Following our extensive series on how to coach riders to add sufficient resistance so that they can benefit from the results you are targeting in your profile, I will now dive into the other side of the intensity equation, cadence. Specifically, let’s explore the higher end of the cadence range and why cadence matters.
Outdoor cyclists are often coached to select a higher cadence with a lower gear (when a lower gear is available) while climbing as well as on the flats. This style of riding at a higher cadence in a lower gear is called “spinning”* and is less mechanically stressful on the body. In the other direction, choosing a bigger gear with a lower cadence is referred to as “mashing” the pedals. In the short term, mashing can generate a lot of power, but often results in a jerky motion since most of the force is directed downward. Overall fatigue is greater with a mashing style.
But simply deciding to pedal faster doesn’t always come easy.
The good news is that higher cadence is very trainable and indoor training can help to improve it (to a certain extent). However, developing a faster cadence requires focused and purposeful training and can take some time to accomplish. It’s not easy to do but is a worthwhile endeavor. In fact, it is something outdoor riders are always working on improving (or rather, they should always be working on it!). It is harder to do outdoors on a bike with a freewheel than indoors on a stationary bike with a flywheel since a freewheel does give a little bit of an assist.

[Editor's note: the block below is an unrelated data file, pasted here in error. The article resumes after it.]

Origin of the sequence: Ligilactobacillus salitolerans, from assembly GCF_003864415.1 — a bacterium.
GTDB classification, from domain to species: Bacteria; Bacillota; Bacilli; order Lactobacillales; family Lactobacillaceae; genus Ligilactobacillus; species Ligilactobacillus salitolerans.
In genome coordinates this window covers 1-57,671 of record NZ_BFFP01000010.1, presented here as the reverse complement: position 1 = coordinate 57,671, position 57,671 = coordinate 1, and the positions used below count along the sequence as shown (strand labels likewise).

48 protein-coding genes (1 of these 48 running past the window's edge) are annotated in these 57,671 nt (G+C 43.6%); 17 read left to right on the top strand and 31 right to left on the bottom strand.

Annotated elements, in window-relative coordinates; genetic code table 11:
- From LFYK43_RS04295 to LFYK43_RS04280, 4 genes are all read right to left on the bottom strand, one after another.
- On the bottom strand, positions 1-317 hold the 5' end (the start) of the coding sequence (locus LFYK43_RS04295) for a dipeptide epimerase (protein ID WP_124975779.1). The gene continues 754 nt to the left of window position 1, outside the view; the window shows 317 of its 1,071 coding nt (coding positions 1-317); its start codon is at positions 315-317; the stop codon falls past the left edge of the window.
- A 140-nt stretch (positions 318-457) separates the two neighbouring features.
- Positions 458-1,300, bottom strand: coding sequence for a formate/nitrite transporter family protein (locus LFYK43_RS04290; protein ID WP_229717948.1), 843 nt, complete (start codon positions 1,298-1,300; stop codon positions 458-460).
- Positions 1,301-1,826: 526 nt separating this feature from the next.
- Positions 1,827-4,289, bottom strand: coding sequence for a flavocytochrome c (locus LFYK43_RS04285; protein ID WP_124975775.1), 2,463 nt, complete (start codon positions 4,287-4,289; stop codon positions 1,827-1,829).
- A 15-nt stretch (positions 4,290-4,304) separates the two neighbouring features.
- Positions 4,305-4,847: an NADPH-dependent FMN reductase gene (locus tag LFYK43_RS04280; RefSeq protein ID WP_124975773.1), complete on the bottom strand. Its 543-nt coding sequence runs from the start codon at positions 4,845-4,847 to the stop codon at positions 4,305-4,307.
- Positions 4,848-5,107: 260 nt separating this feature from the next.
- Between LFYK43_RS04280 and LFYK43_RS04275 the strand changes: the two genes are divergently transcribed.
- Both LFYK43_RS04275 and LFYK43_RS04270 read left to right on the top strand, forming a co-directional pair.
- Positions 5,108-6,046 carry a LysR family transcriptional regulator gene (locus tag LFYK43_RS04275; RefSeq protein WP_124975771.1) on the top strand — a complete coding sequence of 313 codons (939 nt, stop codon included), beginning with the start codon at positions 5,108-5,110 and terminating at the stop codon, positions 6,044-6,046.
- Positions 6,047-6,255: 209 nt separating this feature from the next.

In indoor cycling classes, we have the opposite problem than outdoor riders, partially because of that assist by the flywheel. In some classes, cadence is often excessively high, sometimes well over 110, 120, or even 130 rpm. The vast majority of riders can only turn the pedals this quickly with the help of the flywheel and momentum, combined with having little to no resistance on the bike. Indoors, you don’t have the benefit of forward movement to demonstrate that your chosen cadence is too high and your gear is too low. Outdoors, if you were spinning the pedals that quickly but the bike was not moving forward very fast—so much so that a child on a tricycle could pass you—you would know immediately to increase your gear and slow down the legs.